Quality ratings are coming to addiction treatment provider space
The nation's addiction recovery centers will be rated by a patient advocacy group in an effort to better regulate an industry that's under increased scrutiny during a time of increased demand.
Not-for-profit group Shatterproof announced on Tuesday that next year, a pilot program will measure how well addiction treatment programs in five states meet evidence-based best practices. The pilot is expected run for a year and a half, after which it will be evaluated with the goal of expand the program to all states by 2020.
The rating system will use claims data, provider surveys, and consumer experience to measure care quality. Shatterproof has partnered with the National Quality Forum to recommend how to build a national rating system.
Shatterproof Founder and CEO Gary Mendell said the rating system will be similar to the Overall Hospital Quality Star Ratings system used by the CMS to inform consumers. Ratings will be public online, Mendell said.
Shatterproof hopes the rating system will be a step toward reforming an industry that has little oversight and many disreputable providers. The ongoing impact of the opioid epidemic has birthed a cottage industry that the U.S. Substance Abuse and Mental Health Services Administration estimates is valued at more than $35 billion. A growing number of operators have been cited for committing insurance fraud by funneling patients with commercial insurance to places that provide little to no actual care.
Currently there are no federal standards of care for addiction treatment operators. Many recovery treatment programs are unregulated, and most apply abstinence-based therapies such as 12-step programs that don't use medication-assisted treatment, despite medication being considered the gold standard among experts.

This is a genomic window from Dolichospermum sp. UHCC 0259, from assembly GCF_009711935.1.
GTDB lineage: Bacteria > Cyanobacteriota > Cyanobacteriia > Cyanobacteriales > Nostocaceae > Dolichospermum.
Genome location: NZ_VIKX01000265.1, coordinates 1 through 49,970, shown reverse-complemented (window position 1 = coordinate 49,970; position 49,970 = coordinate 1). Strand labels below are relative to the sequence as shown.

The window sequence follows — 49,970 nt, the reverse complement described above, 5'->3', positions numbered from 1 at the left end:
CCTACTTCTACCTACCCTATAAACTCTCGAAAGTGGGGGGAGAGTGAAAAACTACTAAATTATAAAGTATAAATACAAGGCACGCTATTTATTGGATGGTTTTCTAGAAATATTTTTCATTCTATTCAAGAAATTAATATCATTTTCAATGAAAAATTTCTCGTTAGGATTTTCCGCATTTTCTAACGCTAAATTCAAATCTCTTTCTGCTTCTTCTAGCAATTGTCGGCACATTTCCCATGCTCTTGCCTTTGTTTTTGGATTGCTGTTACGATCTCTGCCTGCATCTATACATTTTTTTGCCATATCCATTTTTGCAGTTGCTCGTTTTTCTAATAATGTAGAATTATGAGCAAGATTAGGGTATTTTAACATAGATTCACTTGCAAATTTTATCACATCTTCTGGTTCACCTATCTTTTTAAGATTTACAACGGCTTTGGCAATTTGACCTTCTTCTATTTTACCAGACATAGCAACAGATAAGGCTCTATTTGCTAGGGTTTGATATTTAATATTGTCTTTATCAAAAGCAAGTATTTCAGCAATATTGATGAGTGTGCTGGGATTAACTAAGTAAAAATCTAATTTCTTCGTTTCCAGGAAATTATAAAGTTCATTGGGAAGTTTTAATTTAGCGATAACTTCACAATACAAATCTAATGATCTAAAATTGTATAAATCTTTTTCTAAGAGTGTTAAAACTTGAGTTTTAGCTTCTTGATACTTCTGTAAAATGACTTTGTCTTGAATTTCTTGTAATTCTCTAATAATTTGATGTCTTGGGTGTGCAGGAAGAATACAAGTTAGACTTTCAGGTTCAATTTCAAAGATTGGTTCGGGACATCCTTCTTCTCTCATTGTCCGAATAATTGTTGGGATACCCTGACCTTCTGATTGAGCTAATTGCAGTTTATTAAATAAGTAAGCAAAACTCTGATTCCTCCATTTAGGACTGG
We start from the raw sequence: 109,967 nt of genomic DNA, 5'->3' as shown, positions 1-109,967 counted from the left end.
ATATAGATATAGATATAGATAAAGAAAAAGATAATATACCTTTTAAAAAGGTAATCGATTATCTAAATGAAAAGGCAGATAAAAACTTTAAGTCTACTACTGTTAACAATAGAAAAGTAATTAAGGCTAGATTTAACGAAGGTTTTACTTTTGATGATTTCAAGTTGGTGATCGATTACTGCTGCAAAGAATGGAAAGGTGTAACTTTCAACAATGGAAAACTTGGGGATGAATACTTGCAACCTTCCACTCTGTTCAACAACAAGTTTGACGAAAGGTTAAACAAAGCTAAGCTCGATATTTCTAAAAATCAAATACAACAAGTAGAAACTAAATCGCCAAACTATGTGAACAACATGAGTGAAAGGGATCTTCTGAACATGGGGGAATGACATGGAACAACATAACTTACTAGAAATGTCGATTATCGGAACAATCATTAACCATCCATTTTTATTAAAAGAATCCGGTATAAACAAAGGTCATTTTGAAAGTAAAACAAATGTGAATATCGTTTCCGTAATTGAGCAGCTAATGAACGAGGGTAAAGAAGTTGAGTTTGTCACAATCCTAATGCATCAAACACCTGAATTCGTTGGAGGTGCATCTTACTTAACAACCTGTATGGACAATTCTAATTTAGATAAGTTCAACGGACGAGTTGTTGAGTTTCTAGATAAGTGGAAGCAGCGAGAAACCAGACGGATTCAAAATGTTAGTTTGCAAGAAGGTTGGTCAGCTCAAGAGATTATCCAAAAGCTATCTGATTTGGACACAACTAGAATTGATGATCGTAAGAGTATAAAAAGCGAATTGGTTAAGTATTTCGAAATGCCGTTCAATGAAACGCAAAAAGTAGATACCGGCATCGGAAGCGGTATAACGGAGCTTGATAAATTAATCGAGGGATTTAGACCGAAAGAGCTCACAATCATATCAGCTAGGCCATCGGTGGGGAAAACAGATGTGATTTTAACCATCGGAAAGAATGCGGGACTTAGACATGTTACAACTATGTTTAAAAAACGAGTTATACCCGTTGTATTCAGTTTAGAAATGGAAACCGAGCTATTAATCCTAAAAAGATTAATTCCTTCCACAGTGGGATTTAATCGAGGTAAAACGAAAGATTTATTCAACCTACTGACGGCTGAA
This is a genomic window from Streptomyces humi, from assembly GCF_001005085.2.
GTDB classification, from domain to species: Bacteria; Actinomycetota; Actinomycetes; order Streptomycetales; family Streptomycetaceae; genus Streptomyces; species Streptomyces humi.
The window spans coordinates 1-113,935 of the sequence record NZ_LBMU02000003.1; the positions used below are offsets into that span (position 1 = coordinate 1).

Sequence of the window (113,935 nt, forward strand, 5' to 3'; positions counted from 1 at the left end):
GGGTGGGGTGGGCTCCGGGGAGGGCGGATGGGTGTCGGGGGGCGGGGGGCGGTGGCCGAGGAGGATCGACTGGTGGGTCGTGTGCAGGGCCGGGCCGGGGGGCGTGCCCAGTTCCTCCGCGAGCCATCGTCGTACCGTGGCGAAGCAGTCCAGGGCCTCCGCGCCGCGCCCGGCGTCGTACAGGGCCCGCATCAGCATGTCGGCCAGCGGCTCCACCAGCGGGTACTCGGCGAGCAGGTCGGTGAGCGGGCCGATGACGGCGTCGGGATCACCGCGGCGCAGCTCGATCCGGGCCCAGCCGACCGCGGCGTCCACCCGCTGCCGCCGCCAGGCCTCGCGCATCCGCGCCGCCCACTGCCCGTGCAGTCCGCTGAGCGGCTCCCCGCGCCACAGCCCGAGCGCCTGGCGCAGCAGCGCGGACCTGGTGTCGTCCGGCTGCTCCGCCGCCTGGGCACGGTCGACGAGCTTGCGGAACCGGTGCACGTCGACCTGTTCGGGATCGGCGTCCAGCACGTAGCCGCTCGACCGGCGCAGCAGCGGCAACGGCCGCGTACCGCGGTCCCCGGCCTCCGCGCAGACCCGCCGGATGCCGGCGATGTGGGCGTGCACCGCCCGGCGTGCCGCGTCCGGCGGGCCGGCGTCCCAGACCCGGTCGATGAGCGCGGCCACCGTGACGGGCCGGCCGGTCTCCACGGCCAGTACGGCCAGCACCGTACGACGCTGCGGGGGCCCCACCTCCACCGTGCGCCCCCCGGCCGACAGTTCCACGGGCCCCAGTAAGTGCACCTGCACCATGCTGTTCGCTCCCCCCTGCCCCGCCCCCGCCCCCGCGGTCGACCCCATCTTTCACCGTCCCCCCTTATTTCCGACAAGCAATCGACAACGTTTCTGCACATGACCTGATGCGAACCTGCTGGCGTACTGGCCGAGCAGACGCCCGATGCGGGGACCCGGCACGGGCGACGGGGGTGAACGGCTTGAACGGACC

Mendell hopes Shatterproof's resource will help payers determine which providers to include in networks and inform state regulators' decisions on state licensing, while providers will be able to share information on best practices.
Samantha Arsenault, Shatterproof's director of national treatment quality initiatives, said the system will assess all addiction treatment programs in the states that are participating in the pilot, including those she described as not offering evidence-based best practices that are known to improve patient outcomes.
Mendell said ratings are just one initiative the organization is working on to help addiction medicine align with the rest of healthcare.
Last year, Shatterproof, which is considered the leading patient advocacy group, unveiled its National Principles of Care for substance use disorder treatment that included recommending patients get screened for substance use disorder in every care setting and expanding long-term outpatient treatment.
Other initiatives include payment reform to incentivize better quality care, as well as training and education opportunities for both clinicians and consumers.
"This is about transforming treatment in the U.S.," Mendell said.
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